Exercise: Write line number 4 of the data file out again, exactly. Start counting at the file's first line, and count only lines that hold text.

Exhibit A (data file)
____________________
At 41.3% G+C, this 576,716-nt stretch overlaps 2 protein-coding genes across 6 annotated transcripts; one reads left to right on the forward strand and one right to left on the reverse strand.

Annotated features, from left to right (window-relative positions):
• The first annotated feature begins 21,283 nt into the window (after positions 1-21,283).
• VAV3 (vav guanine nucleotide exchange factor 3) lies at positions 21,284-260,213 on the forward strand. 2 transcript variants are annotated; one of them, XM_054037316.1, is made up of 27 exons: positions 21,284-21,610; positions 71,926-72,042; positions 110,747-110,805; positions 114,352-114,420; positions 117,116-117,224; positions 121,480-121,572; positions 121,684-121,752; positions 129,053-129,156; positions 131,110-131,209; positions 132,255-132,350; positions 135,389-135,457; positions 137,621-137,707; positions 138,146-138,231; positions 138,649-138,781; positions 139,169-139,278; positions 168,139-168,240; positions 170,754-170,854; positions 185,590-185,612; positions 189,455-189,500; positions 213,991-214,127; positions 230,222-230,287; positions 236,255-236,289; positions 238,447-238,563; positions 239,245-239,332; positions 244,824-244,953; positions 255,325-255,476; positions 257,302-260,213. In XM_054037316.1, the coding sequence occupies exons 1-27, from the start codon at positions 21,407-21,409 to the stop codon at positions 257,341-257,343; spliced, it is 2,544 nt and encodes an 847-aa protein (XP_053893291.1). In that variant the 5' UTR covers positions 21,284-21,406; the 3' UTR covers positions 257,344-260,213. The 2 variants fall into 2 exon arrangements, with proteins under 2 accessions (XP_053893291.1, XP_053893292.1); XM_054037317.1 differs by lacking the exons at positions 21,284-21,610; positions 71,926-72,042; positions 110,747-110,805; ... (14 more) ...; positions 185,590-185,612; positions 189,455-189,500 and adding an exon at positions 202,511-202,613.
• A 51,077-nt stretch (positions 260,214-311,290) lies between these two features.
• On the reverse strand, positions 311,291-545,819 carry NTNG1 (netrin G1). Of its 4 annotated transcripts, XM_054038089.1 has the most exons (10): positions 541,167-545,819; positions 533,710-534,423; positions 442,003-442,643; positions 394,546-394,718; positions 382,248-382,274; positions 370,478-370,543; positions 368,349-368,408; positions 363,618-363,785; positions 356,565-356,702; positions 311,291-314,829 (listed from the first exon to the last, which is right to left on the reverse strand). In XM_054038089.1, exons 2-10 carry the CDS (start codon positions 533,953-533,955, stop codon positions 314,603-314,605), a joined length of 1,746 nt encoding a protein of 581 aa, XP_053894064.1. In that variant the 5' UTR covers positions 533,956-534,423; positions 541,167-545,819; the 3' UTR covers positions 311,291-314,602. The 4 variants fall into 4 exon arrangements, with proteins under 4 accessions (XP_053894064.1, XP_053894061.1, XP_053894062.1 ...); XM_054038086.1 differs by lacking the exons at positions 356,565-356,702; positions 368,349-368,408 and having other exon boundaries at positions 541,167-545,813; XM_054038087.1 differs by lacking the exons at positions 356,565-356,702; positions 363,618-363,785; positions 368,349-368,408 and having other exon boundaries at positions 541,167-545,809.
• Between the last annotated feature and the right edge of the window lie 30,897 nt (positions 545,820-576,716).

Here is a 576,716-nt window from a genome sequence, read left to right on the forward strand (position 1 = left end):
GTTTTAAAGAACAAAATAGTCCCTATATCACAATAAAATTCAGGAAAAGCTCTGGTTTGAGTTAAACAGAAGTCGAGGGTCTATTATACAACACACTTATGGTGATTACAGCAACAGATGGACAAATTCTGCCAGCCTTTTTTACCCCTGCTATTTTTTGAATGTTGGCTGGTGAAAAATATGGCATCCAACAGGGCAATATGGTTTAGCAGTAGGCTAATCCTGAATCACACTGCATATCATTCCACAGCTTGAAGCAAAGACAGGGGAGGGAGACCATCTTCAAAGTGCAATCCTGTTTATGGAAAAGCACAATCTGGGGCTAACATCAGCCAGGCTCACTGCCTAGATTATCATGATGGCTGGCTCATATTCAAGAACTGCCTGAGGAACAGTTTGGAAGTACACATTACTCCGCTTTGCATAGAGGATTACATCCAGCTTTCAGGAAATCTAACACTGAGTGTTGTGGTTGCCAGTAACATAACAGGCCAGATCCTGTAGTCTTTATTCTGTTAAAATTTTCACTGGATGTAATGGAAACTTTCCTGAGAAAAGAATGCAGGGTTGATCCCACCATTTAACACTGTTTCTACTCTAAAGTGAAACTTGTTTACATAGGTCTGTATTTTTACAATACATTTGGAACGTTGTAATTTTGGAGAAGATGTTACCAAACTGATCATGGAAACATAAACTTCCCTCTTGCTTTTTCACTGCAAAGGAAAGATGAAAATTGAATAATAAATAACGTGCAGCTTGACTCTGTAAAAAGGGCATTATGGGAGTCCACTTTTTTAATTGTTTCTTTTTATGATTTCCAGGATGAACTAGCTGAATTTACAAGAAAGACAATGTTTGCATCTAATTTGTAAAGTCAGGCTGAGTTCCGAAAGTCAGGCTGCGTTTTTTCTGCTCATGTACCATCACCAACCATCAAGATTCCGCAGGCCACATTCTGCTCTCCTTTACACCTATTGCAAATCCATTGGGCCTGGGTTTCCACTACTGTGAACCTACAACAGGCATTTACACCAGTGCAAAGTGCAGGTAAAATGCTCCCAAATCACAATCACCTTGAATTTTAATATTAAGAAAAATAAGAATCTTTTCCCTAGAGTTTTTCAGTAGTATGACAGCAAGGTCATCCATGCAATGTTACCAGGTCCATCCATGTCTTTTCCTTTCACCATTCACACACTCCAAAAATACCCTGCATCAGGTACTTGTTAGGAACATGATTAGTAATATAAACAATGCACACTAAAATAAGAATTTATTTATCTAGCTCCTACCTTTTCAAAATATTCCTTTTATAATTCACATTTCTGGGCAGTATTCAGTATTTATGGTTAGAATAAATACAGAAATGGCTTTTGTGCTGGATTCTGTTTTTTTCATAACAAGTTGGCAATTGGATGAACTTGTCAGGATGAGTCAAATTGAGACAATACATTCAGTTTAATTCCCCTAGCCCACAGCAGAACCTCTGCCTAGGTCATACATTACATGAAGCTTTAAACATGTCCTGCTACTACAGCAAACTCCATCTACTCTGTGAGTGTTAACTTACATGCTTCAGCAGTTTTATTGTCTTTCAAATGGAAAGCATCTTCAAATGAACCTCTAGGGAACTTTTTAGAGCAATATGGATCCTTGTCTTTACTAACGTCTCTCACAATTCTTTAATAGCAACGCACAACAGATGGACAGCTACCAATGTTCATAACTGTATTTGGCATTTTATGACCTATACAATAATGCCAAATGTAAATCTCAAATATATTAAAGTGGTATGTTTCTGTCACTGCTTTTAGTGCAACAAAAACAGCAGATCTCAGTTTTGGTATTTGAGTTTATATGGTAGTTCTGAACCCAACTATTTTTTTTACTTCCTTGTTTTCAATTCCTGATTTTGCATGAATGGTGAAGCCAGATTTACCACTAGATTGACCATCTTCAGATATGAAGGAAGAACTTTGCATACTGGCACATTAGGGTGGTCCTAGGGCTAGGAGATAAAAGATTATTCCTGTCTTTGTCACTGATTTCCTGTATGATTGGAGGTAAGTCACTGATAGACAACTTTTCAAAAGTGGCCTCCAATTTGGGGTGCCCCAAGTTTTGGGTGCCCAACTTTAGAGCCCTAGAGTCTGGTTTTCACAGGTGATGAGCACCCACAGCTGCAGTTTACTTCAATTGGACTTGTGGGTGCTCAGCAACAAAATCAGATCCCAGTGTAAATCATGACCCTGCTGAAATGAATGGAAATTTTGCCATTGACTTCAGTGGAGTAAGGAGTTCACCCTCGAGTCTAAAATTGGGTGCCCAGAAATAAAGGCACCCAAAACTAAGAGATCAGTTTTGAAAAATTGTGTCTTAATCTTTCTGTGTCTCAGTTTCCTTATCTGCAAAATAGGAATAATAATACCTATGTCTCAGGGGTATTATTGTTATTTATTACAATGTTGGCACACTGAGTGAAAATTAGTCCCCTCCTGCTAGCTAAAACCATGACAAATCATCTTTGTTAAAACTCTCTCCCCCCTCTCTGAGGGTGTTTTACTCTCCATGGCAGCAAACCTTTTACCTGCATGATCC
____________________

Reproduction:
• VAV3 (vav guanine nucleotide exchange factor 3) lies at positions 21,284-260,213 on the forward strand. 2 transcript variants are annotated; one of them, XM_054037316.1, is made up of 27 exons: positions 21,284-21,610; positions 71,926-72,042; positions 110,747-110,805; positions 114,352-114,420; positions 117,116-117,224; positions 121,480-121,572; positions 121,684-121,752; positions 129,053-129,156; positions 131,110-131,209; positions 132,255-132,350; positions 135,389-135,457; positions 137,621-137,707; positions 138,146-138,231; positions 138,649-138,781; positions 139,169-139,278; positions 168,139-168,240; positions 170,754-170,854; positions 185,590-185,612; positions 189,455-189,500; positions 213,991-214,127; positions 230,222-230,287; positions 236,255-236,289; positions 238,447-238,563; positions 239,245-239,332; positions 244,824-244,953; positions 255,325-255,476; positions 257,302-260,213. In XM_054037316.1, the coding sequence occupies exons 1-27, from the start codon at positions 21,407-21,409 to the stop codon at positions 257,341-257,343; spliced, it is 2,544 nt and encodes an 847-aa protein (XP_053893291.1). In that variant the 5' UTR covers positions 21,284-21,406; the 3' UTR covers positions 257,344-260,213. The 2 variants fall into 2 exon arrangements, with proteins under 2 accessions (XP_053893291.1, XP_053893292.1); XM_054037317.1 differs by lacking the exons at positions 21,284-21,610; positions 71,926-72,042; positions 110,747-110,805; ... (14 more) ...; positions 185,590-185,612; positions 189,455-189,500 and adding an exon at positions 202,511-202,613.